Contemporary Art Museum Houston's newest exhibit Telepathic Improvisation, by Pauline Boudry and Renate Lorenz, is an unconventional experience combining moving image and sculpture to interpret the Pauline Oliveros musical score of the same name. In many ways, it is a social commentary about recent violence and uses lights, movement, sound, and spoken word to present leftist frustration, the queer experience, and the relationship between humans and the inanimate objects in their environment. While the exhibit is incredibly conceptual and abstract, the audience is asked to engage in the discourse telepathically. In less magical terms, you're supposed to use your brain.
To experience the exhibit, I descend into the darkness of the museum's bottom floor, where I feel like I entered a dungeon. I'm swallowed by darkness as I approach a gargantuan pair of handcuffs suspended mid-air. The strategically placed spotlight casts a hand-cuff shaped shadow on the back wall as I see my own silhouette appear, becoming a part of the piece. The shiny metallic surface swings back and forth, looming closer.
In the darkness, I am disoriented. I shuffle around to find my bearings until I am drawn by a soft, white glow. Three pristine square boxes sit in a row before a massive, glowing screen which speaks with a life of its own.
A single voice asks the audience to raise a hand if any of the following scenarios resonates with them—I bristle at the thought of being forced to do anything but observe. But the rest of the performance is mostly silent, starting with a line-up of women who could easily be extras from Netflix's Orange is the New Black in their scarlet and white ensembles. One of my favorite parts of the exhibit is the performance of a woman who resembles Big Boo, the “rough around the edges” character from the TV series. She sits atop a sliding white block, lovingly strumming an electric guitar.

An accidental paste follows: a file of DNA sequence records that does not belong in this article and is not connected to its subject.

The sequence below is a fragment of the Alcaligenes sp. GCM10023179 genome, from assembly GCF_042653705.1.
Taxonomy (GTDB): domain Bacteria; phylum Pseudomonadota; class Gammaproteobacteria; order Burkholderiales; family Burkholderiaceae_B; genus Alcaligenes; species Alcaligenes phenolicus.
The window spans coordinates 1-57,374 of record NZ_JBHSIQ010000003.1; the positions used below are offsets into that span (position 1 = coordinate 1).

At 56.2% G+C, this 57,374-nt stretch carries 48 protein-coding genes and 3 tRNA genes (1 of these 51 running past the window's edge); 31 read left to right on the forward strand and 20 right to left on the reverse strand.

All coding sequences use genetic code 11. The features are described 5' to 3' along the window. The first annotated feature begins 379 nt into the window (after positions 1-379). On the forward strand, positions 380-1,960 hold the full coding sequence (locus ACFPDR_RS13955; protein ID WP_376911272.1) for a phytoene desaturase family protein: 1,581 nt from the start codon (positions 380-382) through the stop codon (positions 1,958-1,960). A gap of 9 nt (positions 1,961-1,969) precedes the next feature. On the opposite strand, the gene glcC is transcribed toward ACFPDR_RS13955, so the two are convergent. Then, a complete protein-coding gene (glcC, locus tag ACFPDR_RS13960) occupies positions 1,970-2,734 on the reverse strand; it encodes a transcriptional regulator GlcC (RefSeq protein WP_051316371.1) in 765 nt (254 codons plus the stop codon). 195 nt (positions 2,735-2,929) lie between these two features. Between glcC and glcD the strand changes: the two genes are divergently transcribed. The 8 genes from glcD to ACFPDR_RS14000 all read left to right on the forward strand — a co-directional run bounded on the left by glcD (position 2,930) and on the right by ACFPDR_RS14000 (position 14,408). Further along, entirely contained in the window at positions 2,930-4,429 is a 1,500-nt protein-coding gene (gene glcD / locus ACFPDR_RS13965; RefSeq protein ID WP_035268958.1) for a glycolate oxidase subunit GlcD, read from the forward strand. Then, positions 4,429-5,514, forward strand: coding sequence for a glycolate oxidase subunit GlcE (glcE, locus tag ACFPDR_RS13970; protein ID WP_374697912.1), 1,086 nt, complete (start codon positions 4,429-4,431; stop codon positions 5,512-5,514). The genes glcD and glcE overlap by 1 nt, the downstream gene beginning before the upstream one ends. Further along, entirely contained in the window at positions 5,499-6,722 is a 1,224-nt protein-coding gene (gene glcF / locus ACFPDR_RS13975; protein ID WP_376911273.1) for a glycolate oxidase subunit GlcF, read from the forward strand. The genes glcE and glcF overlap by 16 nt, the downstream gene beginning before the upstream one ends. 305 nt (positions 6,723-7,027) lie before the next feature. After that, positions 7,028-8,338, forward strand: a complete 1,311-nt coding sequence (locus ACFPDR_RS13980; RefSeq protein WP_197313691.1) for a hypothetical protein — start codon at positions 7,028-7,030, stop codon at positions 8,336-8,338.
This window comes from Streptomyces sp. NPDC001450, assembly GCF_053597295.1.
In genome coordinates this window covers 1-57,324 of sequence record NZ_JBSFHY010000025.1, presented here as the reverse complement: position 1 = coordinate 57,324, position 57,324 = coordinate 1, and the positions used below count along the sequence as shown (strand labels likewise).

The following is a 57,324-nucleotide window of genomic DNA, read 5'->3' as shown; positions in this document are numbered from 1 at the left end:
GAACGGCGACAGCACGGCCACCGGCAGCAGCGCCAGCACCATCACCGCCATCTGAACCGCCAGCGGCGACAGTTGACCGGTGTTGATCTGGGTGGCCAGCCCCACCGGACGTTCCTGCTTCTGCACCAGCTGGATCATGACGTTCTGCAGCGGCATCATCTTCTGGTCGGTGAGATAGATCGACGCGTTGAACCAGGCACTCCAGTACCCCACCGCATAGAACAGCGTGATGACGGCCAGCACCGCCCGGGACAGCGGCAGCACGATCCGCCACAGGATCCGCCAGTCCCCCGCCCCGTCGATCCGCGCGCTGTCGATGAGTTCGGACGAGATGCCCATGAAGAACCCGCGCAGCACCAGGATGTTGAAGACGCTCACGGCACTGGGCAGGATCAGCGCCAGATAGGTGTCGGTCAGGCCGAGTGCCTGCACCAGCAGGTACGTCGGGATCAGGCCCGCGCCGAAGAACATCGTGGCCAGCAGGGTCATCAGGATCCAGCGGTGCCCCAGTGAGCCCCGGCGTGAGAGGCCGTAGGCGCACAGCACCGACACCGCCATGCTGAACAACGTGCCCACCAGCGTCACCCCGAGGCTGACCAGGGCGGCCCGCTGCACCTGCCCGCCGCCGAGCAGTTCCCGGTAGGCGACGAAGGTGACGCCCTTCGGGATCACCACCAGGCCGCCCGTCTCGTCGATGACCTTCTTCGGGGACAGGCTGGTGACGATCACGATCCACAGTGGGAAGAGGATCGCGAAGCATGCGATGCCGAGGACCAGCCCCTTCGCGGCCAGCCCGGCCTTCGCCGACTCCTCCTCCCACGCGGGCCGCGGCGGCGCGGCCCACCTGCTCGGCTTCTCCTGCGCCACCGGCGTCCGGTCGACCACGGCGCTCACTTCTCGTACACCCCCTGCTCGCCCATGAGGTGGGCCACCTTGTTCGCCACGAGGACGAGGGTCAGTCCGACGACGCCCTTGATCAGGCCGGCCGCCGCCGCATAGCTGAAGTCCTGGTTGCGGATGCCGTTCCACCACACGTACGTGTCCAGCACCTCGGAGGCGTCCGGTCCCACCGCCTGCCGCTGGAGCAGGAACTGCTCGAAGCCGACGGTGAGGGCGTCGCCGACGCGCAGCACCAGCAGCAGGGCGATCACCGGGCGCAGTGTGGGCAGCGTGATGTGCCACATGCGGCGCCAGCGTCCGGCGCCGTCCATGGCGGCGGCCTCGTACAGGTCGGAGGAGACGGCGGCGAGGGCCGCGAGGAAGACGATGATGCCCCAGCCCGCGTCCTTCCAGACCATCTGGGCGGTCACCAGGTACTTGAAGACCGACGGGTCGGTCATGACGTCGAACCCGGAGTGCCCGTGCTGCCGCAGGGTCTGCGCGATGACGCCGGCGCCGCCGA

Admittedly, the video is a jumble of strange events: inanimate objects that move on their own, sporadically flashing lights, fog that fades to reveal another hanging pair of handcuffs, and a collection of neon test tubes that change colors in the middle of the floor. Luckily, the nervous laughter from the man next to me makes me feel better about the fact that I also don’t know how to react.
In familiar terms, the aesthetic is a marriage between Stranger Things and Orange is the New Black—a combination that is both creepy and quirky enough to draw a crowd. In fact, I can imagine my favorite Stranger Things character, Eleven, hiding just outside the camera frame, using her telepathic powers to move the objects around the screen.
While it might be hard to find meaning amidst all of this weirdness, there is clearly a deeper message that is being addressed. The camera zooms in to take a headshot of a dead-eyed performer pronouncing “Protest is when I say I don’t like this. Resistance is when I put an end to what I don’t like.” These heavy words and more like them float in the air: “They should shoot to kill” and “Why this happened will happen again.” Following the extended silence, these sinister phrases echo around the hall and in the viewer’s mind.
The final piece speaks volumes: a cluster of microphones are set on top of a circular white platform that perpetually rotates. I get the sense that this is the final warning, an alarm, a flare in the darkness to demand change in a world that lives between two extremes: silence and violence. It begs the questions: When will we speak up? When will we take action?
Free, thru Jan. 7, 2018. CAMH, 5216 Montrose Blvd. 713-284-8250. More info at camh.org.